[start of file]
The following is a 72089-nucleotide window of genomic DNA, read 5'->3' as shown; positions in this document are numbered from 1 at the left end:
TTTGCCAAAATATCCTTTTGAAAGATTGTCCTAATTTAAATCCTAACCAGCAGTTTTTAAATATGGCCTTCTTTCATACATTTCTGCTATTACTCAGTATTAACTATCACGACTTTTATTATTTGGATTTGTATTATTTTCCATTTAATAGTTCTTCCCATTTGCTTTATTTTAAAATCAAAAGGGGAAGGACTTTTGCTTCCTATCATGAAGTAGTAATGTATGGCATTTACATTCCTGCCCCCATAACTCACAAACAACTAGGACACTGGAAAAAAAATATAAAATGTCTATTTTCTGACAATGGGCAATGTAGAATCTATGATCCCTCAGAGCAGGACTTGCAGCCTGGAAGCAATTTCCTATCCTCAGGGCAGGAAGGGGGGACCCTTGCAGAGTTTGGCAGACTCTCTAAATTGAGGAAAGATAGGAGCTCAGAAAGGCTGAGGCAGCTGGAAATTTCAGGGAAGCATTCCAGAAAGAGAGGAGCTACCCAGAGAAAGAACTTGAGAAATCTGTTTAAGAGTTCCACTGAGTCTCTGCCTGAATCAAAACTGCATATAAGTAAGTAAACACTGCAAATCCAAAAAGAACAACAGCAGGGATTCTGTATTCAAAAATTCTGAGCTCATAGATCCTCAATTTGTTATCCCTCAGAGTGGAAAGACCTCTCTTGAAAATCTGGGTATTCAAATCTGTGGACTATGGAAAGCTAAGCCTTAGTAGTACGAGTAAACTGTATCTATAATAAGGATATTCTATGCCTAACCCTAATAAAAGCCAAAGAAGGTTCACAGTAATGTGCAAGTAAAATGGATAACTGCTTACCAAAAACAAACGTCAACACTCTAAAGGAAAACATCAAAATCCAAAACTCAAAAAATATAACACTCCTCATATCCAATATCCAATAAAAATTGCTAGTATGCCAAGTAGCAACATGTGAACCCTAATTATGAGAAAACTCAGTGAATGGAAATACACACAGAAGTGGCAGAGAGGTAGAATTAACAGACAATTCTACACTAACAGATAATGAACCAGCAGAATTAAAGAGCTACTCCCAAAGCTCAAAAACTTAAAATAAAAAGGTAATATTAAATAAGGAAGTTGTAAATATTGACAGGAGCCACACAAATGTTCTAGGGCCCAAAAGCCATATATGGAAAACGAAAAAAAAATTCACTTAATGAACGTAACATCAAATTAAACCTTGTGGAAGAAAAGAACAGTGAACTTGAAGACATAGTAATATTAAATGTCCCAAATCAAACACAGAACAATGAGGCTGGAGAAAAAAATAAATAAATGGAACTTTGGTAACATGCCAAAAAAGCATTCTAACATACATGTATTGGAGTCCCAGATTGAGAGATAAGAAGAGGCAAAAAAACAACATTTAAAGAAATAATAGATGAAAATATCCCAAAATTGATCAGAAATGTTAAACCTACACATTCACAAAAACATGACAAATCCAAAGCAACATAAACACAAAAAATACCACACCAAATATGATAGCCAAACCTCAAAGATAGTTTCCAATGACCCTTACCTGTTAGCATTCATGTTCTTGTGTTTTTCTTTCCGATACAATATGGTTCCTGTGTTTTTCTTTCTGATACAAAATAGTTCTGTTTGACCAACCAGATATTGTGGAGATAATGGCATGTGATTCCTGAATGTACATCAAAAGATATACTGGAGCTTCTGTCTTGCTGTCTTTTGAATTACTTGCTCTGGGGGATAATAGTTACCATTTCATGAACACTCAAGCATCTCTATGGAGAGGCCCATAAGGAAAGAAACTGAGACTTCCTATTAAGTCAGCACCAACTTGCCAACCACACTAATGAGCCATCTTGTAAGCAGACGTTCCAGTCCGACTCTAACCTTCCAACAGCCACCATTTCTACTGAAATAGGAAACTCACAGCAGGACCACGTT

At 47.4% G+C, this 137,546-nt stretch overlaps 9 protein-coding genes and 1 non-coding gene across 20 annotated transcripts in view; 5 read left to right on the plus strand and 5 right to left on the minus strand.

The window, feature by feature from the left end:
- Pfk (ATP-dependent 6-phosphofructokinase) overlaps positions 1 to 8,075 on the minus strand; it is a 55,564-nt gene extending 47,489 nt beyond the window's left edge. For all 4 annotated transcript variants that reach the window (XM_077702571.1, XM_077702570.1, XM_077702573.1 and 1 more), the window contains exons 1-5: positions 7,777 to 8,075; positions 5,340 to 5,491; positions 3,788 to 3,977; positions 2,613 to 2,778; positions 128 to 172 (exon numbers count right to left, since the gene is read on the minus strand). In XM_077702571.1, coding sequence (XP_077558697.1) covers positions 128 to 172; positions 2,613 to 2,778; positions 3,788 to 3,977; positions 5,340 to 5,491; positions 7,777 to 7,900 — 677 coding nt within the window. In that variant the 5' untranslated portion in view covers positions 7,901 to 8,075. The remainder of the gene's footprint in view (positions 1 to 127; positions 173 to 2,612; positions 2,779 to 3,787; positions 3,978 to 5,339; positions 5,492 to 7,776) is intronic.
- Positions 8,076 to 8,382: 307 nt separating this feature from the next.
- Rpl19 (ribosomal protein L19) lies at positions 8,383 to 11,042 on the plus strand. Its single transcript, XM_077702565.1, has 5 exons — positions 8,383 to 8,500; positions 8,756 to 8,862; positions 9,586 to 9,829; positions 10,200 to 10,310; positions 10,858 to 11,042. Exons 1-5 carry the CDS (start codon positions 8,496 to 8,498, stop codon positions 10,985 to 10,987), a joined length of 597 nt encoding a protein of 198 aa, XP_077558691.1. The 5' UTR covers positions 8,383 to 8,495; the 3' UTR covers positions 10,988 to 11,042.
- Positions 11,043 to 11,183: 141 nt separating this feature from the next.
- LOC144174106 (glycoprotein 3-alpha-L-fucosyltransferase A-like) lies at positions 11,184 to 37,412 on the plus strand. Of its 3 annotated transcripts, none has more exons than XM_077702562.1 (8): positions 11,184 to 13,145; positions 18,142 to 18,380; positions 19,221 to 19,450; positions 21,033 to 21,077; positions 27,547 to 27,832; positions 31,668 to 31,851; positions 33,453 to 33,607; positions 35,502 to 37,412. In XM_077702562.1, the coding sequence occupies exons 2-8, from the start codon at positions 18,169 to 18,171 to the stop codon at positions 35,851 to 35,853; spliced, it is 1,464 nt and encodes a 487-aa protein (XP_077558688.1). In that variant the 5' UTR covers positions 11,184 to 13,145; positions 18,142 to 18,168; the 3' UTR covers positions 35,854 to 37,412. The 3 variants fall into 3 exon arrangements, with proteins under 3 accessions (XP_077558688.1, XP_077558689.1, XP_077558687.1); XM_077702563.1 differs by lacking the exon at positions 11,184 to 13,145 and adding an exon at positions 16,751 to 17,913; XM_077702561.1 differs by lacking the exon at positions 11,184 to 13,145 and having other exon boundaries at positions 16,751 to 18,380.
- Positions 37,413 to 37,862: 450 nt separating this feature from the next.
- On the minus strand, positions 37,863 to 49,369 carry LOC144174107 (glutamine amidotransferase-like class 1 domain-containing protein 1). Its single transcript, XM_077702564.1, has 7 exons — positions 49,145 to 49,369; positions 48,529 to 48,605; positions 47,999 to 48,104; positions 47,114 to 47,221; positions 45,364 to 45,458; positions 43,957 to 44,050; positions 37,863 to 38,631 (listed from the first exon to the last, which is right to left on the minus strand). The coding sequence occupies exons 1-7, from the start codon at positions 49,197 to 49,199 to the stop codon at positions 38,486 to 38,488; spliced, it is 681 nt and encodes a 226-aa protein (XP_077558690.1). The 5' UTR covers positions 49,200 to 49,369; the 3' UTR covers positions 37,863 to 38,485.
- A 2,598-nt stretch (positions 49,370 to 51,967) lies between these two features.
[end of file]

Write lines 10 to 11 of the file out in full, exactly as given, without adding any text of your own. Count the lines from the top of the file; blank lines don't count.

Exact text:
- Positions 37,413 to 37,862: 450 nt separating this feature from the next.
- On the minus strand, positions 37,863 to 49,369 carry LOC144174107 (glutamine amidotransferase-like class 1 domain-containing protein 1). Its single transcript, XM_077702564.1, has 7 exons — positions 49,145 to 49,369; positions 48,529 to 48,605; positions 47,999 to 48,104; positions 47,114 to 47,221; positions 45,364 to 45,458; positions 43,957 to 44,050; positions 37,863 to 38,631 (listed from the first exon to the last, which is right to left on the minus strand). The coding sequence occupies exons 1-7, from the start codon at positions 49,197 to 49,199 to the stop codon at positions 38,486 to 38,488; spliced, it is 681 nt and encodes a 226-aa protein (XP_077558690.1). The 5' UTR covers positions 49,200 to 49,369; the 3' UTR covers positions 37,863 to 38,485.